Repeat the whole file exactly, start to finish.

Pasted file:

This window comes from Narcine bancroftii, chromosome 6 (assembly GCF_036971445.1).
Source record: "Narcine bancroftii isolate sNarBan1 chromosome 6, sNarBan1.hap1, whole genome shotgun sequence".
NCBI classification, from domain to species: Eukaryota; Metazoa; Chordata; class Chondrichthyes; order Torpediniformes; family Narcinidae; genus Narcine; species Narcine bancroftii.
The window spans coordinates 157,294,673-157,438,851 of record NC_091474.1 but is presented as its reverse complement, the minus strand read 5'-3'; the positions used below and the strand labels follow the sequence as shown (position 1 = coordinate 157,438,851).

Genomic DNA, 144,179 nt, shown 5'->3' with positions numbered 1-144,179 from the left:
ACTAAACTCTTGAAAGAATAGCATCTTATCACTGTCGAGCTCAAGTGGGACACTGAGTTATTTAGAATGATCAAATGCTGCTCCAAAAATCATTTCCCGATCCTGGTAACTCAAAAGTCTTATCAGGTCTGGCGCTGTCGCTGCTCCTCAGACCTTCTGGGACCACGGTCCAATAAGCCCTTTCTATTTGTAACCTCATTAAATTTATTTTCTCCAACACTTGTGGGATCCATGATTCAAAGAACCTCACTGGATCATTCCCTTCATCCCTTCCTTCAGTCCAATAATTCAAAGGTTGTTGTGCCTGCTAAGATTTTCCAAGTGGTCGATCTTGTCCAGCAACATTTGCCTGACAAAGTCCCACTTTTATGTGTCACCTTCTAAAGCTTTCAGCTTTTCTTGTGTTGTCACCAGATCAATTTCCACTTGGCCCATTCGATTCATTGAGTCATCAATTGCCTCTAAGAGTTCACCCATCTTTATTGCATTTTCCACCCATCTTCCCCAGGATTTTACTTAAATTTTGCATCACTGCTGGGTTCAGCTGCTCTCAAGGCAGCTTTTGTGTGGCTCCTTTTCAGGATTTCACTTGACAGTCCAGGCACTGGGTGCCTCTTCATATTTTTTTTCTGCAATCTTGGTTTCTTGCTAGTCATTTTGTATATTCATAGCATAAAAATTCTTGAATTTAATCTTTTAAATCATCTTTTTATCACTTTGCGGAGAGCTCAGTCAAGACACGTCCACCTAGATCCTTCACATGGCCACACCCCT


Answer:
This window comes from Narcine bancroftii, chromosome 6 (assembly GCF_036971445.1).
Source record: "Narcine bancroftii isolate sNarBan1 chromosome 6, sNarBan1.hap1, whole genome shotgun sequence".
NCBI classification, from domain to species: Eukaryota; Metazoa; Chordata; class Chondrichthyes; order Torpediniformes; family Narcinidae; genus Narcine; species Narcine bancroftii.
The window spans coordinates 157,294,673-157,438,851 of record NC_091474.1 but is presented as its reverse complement, the minus strand read 5'-3'; the positions used below and the strand labels follow the sequence as shown (position 1 = coordinate 157,438,851).

Genomic DNA, 144,179 nt, shown 5'->3' with positions numbered 1-144,179 from the left:
ACTAAACTCTTGAAAGAATAGCATCTTATCACTGTCGAGCTCAAGTGGGACACTGAGTTATTTAGAATGATCAAATGCTGCTCCAAAAATCATTTCCCGATCCTGGTAACTCAAAAGTCTTATCAGGTCTGGCGCTGTCGCTGCTCCTCAGACCTTCTGGGACCACGGTCCAATAAGCCCTTTCTATTTGTAACCTCATTAAATTTATTTTCTCCAACACTTGTGGGATCCATGATTCAAAGAACCTCACTGGATCATTCCCTTCATCCCTTCCTTCAGTCCAATAATTCAAAGGTTGTTGTGCCTGCTAAGATTTTCCAAGTGGTCGATCTTGTCCAGCAACATTTGCCTGACAAAGTCCCACTTTTATGTGTCACCTTCTAAAGCTTTCAGCTTTTCTTGTGTTGTCACCAGATCAATTTCCACTTGGCCCATTCGATTCATTGAGTCATCAATTGCCTCTAAGAGTTCACCCATCTTTATTGCATTTTCCACCCATCTTCCCCAGGATTTTACTTAAATTTTGCATCACTGCTGGGTTCAGCTGCTCTCAAGGCAGCTTTTGTGTGGCTCCTTTTCAGGATTTCACTTGACAGTCCAGGCACTGGGTGCCTCTTCATATTTTTTTTCTGCAATCTTGGTTTCTTGCTAGTCATTTTGTATATTCATAGCATAAAAATTCTTGAATTTAATCTTTTAAATCATCTTTTTATCACTTTGCGGAGAGCTCAGTCAAGACACGTCCACCTAGATCCTTCACATGGCCACACCCCT